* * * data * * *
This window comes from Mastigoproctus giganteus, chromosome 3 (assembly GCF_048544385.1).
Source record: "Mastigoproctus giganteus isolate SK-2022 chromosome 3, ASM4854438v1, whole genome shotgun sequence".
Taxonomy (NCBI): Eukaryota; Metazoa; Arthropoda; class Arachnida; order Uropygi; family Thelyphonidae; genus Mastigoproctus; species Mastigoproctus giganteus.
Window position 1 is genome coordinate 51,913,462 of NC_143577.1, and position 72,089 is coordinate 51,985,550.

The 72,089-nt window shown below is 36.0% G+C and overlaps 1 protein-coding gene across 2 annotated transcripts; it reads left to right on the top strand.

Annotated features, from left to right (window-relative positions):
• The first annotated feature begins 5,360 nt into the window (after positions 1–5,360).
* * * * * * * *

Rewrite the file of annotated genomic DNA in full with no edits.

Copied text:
This window comes from Mastigoproctus giganteus, chromosome 3 (assembly GCF_048544385.1).
Source record: "Mastigoproctus giganteus isolate SK-2022 chromosome 3, ASM4854438v1, whole genome shotgun sequence".
Taxonomy (NCBI): Eukaryota; Metazoa; Arthropoda; class Arachnida; order Uropygi; family Thelyphonidae; genus Mastigoproctus; species Mastigoproctus giganteus.
Window position 1 is genome coordinate 51,913,462 of NC_143577.1, and position 72,089 is coordinate 51,985,550.

The 72,089-nt window shown below is 36.0% G+C and overlaps 1 protein-coding gene across 2 annotated transcripts; it reads left to right on the top strand.

Annotated features, from left to right (window-relative positions):
• The first annotated feature begins 5,360 nt into the window (after positions 1–5,360).